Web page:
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Africa

HRW: 'Boko Haram might have played on the timing of that video'

Hundreds of Nigerian protestors, angry with the government over its inability to secure the release of Chibok girls kidnapped two years ago, were prevented by police from marching on the presidential palace in Abuja.

The militants abducted 276 school girls from Chibok on April 14, 2014, of which 57 escaped but 219 are still missing.

The protests were staged a day after CNN has released a new video showing some of the missing Chibok girls. Parents of the girls who saw the video have been able to identify some of their children.

In an interview with DW, Mausi Segun, a researcher for Human Rights Watch in Nigeria, expressed her doubts about the new video released by Boko Haram.

DW: What was your initial reaction upon seeing this new video supposedly showing some of the missing Chibok girls?

Mausi Segun: This was well planned and highly scripted video shooting by Boko Haram. I think that the 15 girls who are shown in that video were deliberately chosen. There's also a little bit of confusion about the dates. If you watch it and compare it with the first video released by Boko Haram after the girls were abducted – this was in May 2014, it looks pretty similar. The girls look healthy, considering the environment in which we know Boko Haram has been living, that is moving from place to place. How have they been able to keep the girls so healthy? I guess part of it was also relief. At least we know that this number of girls might be alive at this time.

Do you actually doubt whether what we saw was true?

Yes. Boko Haram might have played on the timing of that video. One of the girls in the video mentions December 25 - which means its a couple of months ago. I wish there was anything else that could have indicated the date of the day. I have my doubts about the timing because there's really no way to verify that.

Some of the girls who escaped from Boko Haram have reportedly become mothers or are expecting - more than 200 are still in captivity. What state of mind do you imagine them to be in?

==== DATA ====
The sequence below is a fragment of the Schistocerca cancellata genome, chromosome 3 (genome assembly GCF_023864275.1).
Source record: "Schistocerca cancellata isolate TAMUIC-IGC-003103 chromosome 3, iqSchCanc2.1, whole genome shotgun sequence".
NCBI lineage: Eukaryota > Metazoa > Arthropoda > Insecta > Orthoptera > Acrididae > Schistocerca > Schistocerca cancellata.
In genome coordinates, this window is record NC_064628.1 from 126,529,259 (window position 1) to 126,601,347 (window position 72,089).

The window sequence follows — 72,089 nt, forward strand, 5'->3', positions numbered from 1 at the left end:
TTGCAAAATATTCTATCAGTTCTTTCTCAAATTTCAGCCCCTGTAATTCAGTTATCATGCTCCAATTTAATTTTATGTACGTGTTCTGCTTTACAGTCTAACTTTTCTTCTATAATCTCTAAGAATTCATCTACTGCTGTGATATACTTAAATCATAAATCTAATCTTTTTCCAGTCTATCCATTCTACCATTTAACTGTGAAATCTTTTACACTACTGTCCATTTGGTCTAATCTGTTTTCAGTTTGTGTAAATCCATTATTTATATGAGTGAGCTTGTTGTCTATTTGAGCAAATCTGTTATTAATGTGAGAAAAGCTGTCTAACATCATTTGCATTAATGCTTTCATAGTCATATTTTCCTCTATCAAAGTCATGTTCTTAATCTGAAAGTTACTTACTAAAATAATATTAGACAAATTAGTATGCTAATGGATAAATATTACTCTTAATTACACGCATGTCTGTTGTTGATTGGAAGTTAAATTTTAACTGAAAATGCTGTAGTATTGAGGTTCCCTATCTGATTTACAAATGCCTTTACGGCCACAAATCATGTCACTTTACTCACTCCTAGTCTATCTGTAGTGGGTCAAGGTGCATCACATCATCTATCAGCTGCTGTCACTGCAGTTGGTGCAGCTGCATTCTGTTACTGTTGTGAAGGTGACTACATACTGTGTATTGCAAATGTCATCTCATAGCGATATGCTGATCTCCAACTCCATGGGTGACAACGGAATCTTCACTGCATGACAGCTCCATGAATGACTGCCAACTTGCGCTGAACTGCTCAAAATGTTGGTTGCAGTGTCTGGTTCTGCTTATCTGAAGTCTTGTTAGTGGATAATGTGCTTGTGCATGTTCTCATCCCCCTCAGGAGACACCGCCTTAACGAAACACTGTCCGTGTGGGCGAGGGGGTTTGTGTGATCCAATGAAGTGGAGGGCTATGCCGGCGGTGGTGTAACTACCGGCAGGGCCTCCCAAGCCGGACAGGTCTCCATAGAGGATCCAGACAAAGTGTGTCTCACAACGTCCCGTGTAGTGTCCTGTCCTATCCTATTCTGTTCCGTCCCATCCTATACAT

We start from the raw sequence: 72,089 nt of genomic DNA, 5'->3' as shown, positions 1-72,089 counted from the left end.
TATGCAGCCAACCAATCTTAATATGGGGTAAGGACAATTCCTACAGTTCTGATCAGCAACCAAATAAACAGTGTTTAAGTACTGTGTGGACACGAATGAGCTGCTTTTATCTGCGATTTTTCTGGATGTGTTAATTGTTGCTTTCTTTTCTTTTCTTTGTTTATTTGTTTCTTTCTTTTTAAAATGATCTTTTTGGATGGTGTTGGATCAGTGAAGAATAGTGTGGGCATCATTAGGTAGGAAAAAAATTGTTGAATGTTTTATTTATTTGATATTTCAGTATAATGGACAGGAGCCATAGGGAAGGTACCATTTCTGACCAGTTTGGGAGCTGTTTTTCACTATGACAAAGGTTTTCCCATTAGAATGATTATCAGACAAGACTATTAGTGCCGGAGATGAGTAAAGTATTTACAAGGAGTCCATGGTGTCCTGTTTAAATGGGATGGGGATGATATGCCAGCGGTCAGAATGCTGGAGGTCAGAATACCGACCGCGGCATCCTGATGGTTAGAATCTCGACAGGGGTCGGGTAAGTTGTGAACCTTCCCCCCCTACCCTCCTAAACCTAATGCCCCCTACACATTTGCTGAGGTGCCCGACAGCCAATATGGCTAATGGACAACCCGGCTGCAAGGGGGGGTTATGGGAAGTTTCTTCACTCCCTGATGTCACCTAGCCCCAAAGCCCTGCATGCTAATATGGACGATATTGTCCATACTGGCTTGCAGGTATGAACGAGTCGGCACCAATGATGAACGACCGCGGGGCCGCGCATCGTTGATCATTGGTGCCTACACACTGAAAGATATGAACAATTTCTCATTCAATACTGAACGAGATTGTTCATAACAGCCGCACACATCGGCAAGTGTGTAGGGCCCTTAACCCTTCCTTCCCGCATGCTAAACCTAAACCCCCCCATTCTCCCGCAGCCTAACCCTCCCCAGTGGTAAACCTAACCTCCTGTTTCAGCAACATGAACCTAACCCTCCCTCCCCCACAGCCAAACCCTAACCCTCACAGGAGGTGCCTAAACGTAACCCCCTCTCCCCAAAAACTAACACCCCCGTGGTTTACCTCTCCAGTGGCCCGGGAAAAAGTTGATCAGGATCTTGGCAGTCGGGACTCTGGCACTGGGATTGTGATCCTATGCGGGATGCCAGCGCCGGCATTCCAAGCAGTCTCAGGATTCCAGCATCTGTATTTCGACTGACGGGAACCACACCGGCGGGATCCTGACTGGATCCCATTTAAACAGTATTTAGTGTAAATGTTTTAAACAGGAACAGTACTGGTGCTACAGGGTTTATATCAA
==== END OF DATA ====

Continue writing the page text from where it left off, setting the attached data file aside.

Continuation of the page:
To clarify, none of the Chibok school girls that escaped are pregnant or have children. However, other women or girls who have escaped from Boko Haram, who suffered rape or other forms of sexual abuse in captivity, have been found pregnant. Many of them were forced to convert to Islam because they were Christians. There are also those who were forced to marry their captors, of course, they have suffered rape and other abuses.

There has been a lot of criticism by parents of the girls and BringBackOurGirls activists that the Nigerian government is simply not doing enough to rescue these girls - do you share these sentiments?

I would consider it as a failure that the government is not engaging enough with parents with regular updates on what it is doing. It does appear, for example, with the release of this video that the government has been aware of it but it didn't share it with parents. It also appears that there was a demand for ransom by Boko Haram, which means some form of engagement was going on with Boko Haram by the government. None of this was made known to the parents of the girls.

Watch video 00:44

Chibok girls shown in Boko Haram video

Do you think the government should agree to Boko Haram's previous demand of swapping prisoners for the girls?

It is up to the government to weigh their options. For us one of the key recommendations is that those who commit crimes and human rights abuses must be held accountable. Whatever the terms of agreement would be, it should not include impunity for the crimes that were committed by Boko Haram members.

Who, in your opinion, should bear the responsibility for the girls?

First of all, it is Boko Haram. These girls were not combatants in any way, they were civilians in school. Secondly, the responsibility would be that of the government for failing to secure the school, protect those girls when other schools had been shut and just few schools were open like the Chibok school. There was no reason why there wasn't sufficient protection around the area. There's also the failure of the government to act quickly and pursue the captors of these girls and get them rescued early on. This is the reason we believe Boko Haram has gained the upper hand and that's why they are making this kind of demands.

Mausi Segun is the researcher for Human Rights Watch in Nigeria.

Interview: Chrispin Mwakideu

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